According to modern liberalism we could only conclude that the Founders were in violation of the Constitution’s establishment clause. But this conclusion can only be drawn by those who are either ignorant of history or would rather ignore history. Either way, truth has been twisted into a lie.


If the plumb line of history is severed we will never be able to square such banal ideas as espoused by the writer of the article in question with the truth. So, if we wish to retain our freedom we must rouse our memory or risk the loss of our country, and not just the memory of the country—that is already taking place—but the country itself.


1. Juan Cole, “A Theocrat is a Theocrat, Whether Muslim or Christian,” posted September 9, 2008, http://www.salon.com/opinion/feature/2008/09/09/palin_fundamentalist/index.html, accessed September 10, 2008.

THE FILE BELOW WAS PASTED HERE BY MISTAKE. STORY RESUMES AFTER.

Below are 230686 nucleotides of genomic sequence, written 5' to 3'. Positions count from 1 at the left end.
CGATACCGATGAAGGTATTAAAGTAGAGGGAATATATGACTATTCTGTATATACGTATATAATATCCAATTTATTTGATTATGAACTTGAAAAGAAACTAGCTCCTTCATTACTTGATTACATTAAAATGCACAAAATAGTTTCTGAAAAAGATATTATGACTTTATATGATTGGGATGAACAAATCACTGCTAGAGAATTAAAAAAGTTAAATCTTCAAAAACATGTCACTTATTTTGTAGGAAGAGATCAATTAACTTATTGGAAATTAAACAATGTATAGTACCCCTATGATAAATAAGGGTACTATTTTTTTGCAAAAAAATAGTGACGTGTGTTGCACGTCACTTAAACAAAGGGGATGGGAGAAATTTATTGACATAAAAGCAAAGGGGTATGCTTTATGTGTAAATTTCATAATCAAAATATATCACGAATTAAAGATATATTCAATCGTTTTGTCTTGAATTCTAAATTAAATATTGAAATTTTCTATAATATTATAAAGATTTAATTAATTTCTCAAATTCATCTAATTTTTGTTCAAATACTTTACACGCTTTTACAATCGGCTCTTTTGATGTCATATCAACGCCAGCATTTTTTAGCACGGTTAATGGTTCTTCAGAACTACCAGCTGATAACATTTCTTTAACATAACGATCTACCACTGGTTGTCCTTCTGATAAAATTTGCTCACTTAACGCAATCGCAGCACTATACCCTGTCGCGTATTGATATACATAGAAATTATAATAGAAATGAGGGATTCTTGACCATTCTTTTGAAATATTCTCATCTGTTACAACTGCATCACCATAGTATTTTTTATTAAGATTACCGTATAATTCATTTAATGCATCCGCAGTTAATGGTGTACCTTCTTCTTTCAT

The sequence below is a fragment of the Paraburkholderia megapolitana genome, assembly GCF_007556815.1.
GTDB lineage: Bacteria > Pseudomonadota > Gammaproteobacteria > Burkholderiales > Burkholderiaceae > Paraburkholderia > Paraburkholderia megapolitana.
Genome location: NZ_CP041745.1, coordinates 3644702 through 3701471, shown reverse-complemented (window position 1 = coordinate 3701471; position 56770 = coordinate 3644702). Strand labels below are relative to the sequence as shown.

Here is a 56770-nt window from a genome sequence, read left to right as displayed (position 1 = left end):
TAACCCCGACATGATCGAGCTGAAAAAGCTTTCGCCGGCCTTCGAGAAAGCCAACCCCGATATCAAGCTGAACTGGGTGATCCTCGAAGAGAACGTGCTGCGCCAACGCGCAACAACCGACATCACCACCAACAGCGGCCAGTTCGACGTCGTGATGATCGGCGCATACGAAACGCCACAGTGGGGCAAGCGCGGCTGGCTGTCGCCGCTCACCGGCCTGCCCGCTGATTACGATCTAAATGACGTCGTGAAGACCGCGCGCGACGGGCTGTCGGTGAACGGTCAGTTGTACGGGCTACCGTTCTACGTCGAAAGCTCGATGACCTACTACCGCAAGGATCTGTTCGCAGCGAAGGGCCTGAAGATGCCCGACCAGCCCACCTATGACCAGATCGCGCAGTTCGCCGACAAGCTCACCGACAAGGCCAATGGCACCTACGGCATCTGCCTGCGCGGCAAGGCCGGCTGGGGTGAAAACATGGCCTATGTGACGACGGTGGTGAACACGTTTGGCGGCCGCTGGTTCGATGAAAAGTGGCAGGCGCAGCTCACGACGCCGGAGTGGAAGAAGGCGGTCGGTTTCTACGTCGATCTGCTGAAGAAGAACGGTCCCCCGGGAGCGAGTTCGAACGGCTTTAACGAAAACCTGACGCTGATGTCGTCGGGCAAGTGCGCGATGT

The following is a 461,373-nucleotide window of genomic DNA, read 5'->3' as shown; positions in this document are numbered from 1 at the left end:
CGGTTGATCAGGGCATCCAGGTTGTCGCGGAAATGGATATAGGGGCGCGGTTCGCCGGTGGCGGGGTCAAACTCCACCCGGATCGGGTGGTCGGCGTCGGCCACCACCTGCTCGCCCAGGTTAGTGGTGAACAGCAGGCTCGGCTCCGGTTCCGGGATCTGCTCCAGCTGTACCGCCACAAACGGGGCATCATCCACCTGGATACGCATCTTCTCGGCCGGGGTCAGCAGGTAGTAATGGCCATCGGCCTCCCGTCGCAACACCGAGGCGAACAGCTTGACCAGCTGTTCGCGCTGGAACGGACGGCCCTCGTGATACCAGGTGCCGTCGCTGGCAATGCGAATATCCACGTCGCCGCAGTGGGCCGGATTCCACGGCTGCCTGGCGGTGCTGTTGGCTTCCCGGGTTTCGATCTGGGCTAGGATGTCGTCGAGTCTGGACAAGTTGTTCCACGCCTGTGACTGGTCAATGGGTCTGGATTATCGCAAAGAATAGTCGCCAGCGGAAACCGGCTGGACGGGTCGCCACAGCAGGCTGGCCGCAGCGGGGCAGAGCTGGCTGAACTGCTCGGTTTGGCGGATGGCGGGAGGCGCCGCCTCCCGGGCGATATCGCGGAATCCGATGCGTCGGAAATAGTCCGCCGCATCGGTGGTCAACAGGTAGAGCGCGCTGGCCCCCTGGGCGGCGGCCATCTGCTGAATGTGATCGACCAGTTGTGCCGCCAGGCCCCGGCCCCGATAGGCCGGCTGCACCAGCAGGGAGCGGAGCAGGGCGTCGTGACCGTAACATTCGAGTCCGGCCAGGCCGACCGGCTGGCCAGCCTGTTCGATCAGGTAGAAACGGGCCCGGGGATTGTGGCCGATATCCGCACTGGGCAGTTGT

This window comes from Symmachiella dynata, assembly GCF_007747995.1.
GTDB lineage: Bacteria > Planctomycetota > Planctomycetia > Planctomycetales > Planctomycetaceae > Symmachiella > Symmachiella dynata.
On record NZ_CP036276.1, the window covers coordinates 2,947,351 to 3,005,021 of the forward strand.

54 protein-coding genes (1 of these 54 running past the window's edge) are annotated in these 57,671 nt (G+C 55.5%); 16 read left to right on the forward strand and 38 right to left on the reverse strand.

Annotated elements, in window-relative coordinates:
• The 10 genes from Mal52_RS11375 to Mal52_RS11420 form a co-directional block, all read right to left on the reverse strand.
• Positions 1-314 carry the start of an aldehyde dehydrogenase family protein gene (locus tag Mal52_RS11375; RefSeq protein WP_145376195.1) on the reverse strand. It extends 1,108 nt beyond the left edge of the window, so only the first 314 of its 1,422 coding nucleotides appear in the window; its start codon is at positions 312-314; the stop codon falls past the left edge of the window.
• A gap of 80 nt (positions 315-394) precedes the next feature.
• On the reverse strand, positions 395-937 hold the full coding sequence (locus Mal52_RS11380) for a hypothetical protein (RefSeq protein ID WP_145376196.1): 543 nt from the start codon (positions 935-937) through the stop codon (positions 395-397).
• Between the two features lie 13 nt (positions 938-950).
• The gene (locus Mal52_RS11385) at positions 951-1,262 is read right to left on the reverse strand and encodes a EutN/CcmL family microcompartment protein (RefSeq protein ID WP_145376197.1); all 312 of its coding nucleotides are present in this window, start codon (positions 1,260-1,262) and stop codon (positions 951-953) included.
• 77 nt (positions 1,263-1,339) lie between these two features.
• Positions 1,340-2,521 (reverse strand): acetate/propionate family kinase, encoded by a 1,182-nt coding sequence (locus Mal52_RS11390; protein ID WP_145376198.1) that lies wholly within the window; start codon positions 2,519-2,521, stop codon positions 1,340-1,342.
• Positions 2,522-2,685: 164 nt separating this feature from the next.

2. Juan Cole, “A Theocrat is a Theocrat, Whether Muslim or Christian.”


3. Noah Webster, in his 1828 dictionary said that tolerance was “Little used. But intolerance is in common use.” See An American Dictionary of the English Language (reprint, 1980; New York: S. Converse, 1828), “tolerance.”


4. Noah Webster, An American Dictionary of the English Language, “intolerant.”


5. Benjamin Rush, “Of the Mode of Education Proper in a Republic,” in Essays, Literary, Moral and Philosophical, quoted in David Barton, Original Intent: The Courts, the Constitution, & Religion (Aledo, Tex.: WallBuilder Press, 1997), 31.


6. John Adams to Thomas Jefferson, on June 28, 1813, in Works, vol. X, quoted in David Barton, Original Intent, 32.


7. John Jay, quoted in The Great Experiment: Faith and Freedom in America, ed., Os Guinness (Colorado Springs: Navpress, 2001), 153.


8. Thomas Jefferson, quoted in The Great Experiment, 150.